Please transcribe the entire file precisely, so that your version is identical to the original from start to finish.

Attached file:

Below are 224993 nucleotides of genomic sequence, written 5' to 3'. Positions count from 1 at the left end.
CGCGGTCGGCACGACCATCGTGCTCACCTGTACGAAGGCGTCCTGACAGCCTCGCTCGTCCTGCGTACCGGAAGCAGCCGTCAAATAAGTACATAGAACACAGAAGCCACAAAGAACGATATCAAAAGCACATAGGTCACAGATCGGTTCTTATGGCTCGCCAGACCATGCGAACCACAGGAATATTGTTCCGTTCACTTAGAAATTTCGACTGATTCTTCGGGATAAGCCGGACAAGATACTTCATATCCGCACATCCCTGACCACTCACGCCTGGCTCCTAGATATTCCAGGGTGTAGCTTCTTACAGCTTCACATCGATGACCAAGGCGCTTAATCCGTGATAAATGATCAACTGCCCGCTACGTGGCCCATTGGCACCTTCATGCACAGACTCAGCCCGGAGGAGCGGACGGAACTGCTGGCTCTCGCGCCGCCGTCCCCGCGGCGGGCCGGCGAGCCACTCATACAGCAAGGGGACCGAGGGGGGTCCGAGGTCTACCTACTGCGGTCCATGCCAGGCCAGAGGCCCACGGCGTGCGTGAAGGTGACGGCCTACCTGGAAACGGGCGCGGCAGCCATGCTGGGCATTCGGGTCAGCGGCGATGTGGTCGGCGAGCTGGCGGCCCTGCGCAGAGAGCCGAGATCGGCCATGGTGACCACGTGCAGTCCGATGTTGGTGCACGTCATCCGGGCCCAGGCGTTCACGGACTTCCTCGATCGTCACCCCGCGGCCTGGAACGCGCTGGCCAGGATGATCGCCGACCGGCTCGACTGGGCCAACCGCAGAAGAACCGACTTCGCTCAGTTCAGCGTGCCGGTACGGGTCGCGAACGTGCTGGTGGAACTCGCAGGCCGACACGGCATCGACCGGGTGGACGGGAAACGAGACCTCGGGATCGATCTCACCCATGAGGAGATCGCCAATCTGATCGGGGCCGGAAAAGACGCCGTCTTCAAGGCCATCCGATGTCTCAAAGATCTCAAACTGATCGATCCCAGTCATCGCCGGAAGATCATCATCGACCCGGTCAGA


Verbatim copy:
Below are 224993 nucleotides of genomic sequence, written 5' to 3'. Positions count from 1 at the left end.
CGCGGTCGGCACGACCATCGTGCTCACCTGTACGAAGGCGTCCTGACAGCCTCGCTCGTCCTGCGTACCGGAAGCAGCCGTCAAATAAGTACATAGAACACAGAAGCCACAAAGAACGATATCAAAAGCACATAGGTCACAGATCGGTTCTTATGGCTCGCCAGACCATGCGAACCACAGGAATATTGTTCCGTTCACTTAGAAATTTCGACTGATTCTTCGGGATAAGCCGGACAAGATACTTCATATCCGCACATCCCTGACCACTCACGCCTGGCTCCTAGATATTCCAGGGTGTAGCTTCTTACAGCTTCACATCGATGACCAAGGCGCTTAATCCGTGATAAATGATCAACTGCCCGCTACGTGGCCCATTGGCACCTTCATGCACAGACTCAGCCCGGAGGAGCGGACGGAACTGCTGGCTCTCGCGCCGCCGTCCCCGCGGCGGGCCGGCGAGCCACTCATACAGCAAGGGGACCGAGGGGGGTCCGAGGTCTACCTACTGCGGTCCATGCCAGGCCAGAGGCCCACGGCGTGCGTGAAGGTGACGGCCTACCTGGAAACGGGCGCGGCAGCCATGCTGGGCATTCGGGTCAGCGGCGATGTGGTCGGCGAGCTGGCGGCCCTGCGCAGAGAGCCGAGATCGGCCATGGTGACCACGTGCAGTCCGATGTTGGTGCACGTCATCCGGGCCCAGGCGTTCACGGACTTCCTCGATCGTCACCCCGCGGCCTGGAACGCGCTGGCCAGGATGATCGCCGACCGGCTCGACTGGGCCAACCGCAGAAGAACCGACTTCGCTCAGTTCAGCGTGCCGGTACGGGTCGCGAACGTGCTGGTGGAACTCGCAGGCCGACACGGCATCGACCGGGTGGACGGGAAACGAGACCTCGGGATCGATCTCACCCATGAGGAGATCGCCAATCTGATCGGGGCCGGAAAAGACGCCGTCTTCAAGGCCATCCGATGTCTCAAAGATCTCAAACTGATCGATCCCAGTCATCGCCGGAAGATCATCATCGACCCGGTCAGA